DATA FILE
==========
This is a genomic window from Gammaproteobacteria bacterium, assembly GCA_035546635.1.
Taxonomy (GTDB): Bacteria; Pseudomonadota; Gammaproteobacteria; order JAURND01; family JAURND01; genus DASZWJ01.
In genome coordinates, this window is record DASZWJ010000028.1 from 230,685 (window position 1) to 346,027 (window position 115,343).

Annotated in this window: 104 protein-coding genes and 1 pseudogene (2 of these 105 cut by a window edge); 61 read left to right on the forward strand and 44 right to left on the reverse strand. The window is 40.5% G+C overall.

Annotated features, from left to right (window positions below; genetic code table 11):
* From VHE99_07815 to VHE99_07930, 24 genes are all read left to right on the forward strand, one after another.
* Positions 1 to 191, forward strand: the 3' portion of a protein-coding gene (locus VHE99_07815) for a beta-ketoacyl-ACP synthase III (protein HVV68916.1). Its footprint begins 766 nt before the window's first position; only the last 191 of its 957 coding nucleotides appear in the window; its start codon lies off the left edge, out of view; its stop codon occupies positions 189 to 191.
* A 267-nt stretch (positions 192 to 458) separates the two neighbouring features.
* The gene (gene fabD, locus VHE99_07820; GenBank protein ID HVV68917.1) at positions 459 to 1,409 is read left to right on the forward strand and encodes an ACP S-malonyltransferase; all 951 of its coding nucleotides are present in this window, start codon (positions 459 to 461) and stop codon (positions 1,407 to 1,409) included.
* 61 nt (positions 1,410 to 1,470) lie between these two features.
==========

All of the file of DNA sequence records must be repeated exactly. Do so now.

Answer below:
This is a genomic window from Gammaproteobacteria bacterium, assembly GCA_035546635.1.
Taxonomy (GTDB): Bacteria; Pseudomonadota; Gammaproteobacteria; order JAURND01; family JAURND01; genus DASZWJ01.
In genome coordinates, this window is record DASZWJ010000028.1 from 230,685 (window position 1) to 346,027 (window position 115,343).

Annotated in this window: 104 protein-coding genes and 1 pseudogene (2 of these 105 cut by a window edge); 61 read left to right on the forward strand and 44 right to left on the reverse strand. The window is 40.5% G+C overall.

Annotated features, from left to right (window positions below; genetic code table 11):
* From VHE99_07815 to VHE99_07930, 24 genes are all read left to right on the forward strand, one after another.
* Positions 1 to 191, forward strand: the 3' portion of a protein-coding gene (locus VHE99_07815) for a beta-ketoacyl-ACP synthase III (protein HVV68916.1). Its footprint begins 766 nt before the window's first position; only the last 191 of its 957 coding nucleotides appear in the window; its start codon lies off the left edge, out of view; its stop codon occupies positions 189 to 191.
* A 267-nt stretch (positions 192 to 458) separates the two neighbouring features.
* The gene (gene fabD, locus VHE99_07820; GenBank protein ID HVV68917.1) at positions 459 to 1,409 is read left to right on the forward strand and encodes an ACP S-malonyltransferase; all 951 of its coding nucleotides are present in this window, start codon (positions 459 to 461) and stop codon (positions 1,407 to 1,409) included.
* 61 nt (positions 1,410 to 1,470) lie between these two features.